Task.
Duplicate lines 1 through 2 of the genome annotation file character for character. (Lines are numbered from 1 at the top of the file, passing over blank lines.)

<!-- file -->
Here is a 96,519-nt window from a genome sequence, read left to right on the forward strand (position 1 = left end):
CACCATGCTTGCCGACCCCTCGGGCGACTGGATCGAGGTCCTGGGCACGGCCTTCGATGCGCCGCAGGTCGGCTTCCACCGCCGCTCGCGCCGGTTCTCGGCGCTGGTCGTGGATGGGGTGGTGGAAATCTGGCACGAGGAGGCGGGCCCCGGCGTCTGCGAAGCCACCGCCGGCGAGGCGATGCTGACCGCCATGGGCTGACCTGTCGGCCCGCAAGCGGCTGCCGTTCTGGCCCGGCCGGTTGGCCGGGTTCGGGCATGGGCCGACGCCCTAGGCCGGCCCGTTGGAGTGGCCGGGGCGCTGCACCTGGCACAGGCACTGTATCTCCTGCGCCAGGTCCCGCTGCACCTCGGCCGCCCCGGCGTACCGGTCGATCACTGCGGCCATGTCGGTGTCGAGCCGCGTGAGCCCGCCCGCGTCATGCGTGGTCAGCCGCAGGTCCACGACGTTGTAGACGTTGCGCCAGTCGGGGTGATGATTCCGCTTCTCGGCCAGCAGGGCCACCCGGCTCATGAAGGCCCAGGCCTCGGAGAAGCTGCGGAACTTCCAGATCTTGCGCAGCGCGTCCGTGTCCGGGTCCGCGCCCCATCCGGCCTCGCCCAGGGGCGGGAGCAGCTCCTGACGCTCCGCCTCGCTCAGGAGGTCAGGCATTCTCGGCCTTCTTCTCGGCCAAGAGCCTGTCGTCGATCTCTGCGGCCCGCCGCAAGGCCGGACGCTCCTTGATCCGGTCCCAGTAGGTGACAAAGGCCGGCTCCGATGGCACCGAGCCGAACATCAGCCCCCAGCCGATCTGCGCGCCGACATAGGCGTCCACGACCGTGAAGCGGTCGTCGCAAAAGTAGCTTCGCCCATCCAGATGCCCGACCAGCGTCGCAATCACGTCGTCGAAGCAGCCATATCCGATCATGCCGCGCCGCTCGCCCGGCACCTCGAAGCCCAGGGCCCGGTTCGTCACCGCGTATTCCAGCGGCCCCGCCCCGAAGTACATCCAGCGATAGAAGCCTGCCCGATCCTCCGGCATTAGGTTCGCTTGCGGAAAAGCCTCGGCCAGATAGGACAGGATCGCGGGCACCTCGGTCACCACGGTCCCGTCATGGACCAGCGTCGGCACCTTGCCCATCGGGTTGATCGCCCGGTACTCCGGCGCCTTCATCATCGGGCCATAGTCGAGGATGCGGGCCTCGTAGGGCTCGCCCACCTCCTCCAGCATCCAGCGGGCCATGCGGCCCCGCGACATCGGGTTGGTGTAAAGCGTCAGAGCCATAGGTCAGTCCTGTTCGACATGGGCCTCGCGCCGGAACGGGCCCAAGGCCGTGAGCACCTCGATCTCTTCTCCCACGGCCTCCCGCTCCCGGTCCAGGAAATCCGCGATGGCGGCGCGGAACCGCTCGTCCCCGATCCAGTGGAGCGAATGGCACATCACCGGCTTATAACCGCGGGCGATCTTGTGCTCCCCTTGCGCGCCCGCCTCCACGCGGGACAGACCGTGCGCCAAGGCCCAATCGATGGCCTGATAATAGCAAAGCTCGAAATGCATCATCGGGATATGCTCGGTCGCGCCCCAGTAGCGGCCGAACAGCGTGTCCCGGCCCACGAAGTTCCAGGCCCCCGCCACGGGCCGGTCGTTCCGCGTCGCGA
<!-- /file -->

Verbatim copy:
Here is a 96,519-nt window from a genome sequence, read left to right on the forward strand (position 1 = left end):
CACCATGCTTGCCGACCCCTCGGGCGACTGGATCGAGGTCCTGGGCACGGCCTTCGATGCGCCGCAGGTCGGCTTCCACCGCCGCTCGCGCCGGTTCTCGGCGCTGGTCGTGGATGGGGTGGTGGAAATCTGGCACGAGGAGGCGGGCCCCGGCGTCTGCGAAGCCACCGCCGGCGAGGCGATGCTGACCGCCATGGGCTGACCTGTCGGCCCGCAAGCGGCTGCCGTTCTGGCCCGGCCGGTTGGCCGGGTTCGGGCATGGGCCGACGCCCTAGGCCGGCCCGTTGGAGTGGCCGGGGCGCTGCACCTGGCACAGGCACTGTATCTCCTGCGCCAGGTCCCGCTGCACCTCGGCCGCCCCGGCGTACCGGTCGATCACTGCGGCCATGTCGGTGTCGAGCCGCGTGAGCCCGCCCGCGTCATGCGTGGTCAGCCGCAGGTCCACGACGTTGTAGACGTTGCGCCAGTCGGGGTGATGATTCCGCTTCTCGGCCAGCAGGGCCACCCGGCTCATGAAGGCCCAGGCCTCGGAGAAGCTGCGGAACTTCCAGATCTTGCGCAGCGCGTCCGTGTCCGGGTCCGCGCCCCATCCGGCCTCGCCCAGGGGCGGGAGCAGCTCCTGACGCTCCGCCTCGCTCAGGAGGTCAGGCATTCTCGGCCTTCTTCTCGGCCAAGAGCCTGTCGTCGATCTCTGCGGCCCGCCGCAAGGCCGGACGCTCCTTGATCCGGTCCCAGTAGGTGACAAAGGCCGGCTCCGATGGCACCGAGCCGAACATCAGCCCCCAGCCGATCTGCGCGCCGACATAGGCGTCCACGACCGTGAAGCGGTCGTCGCAAAAGTAGCTTCGCCCATCCAGATGCCCGACCAGCGTCGCAATCACGTCGTCGAAGCAGCCATATCCGATCATGCCGCGCCGCTCGCCCGGCACCTCGAAGCCCAGGGCCCGGTTCGTCACCGCGTATTCCAGCGGCCCCGCCCCGAAGTACATCCAGCGATAGAAGCCTGCCCGATCCTCCGGCATTAGGTTCGCTTGCGGAAAAGCCTCGGCCAGATAGGACAGGATCGCGGGCACCTCGGTCACCACGGTCCCGTCATGGACCAGCGTCGGCACCTTGCCCATCGGGTTGATCGCCCGGTACTCCGGCGCCTTCATCATCGGGCCATAGTCGAGGATGCGGGCCTCGTAGGGCTCGCCCACCTCCTCCAGCATCCAGCGGGCCATGCGGCCCCGCGACATCGGGTTGGTGTAAAGCGTCAGAGCCATAGGTCAGTCCTGTTCGACATGGGCCTCGCGCCGGAACGGGCCCAAGGCCGTGAGCACCTCGATCTCTTCTCCCACGGCCTCCCGCTCCCGGTCCAGGAAATCCGCGATGGCGGCGCGGAACCGCTCGTCCCCGATCCAGTGGAGCGAATGGCACATCACCGGCTTATAACCGCGGGCGATCTTGTGCTCCCCTTGCGCGCCCGCCTCCACGCGGGACAGACCGTGCGCCAAGGCCCAATCGATGGCCTGATAATAGCAAAGCTCGAAATGCATCATCGGGATATGCTCGGTCGCGCCCCAGTAGCGGCCGAACAGCGTGTCCCGGCCCACGAAGTTCCAGGCCCCCGCCACGGGCCGGTCGTTCCGCGTCGCGA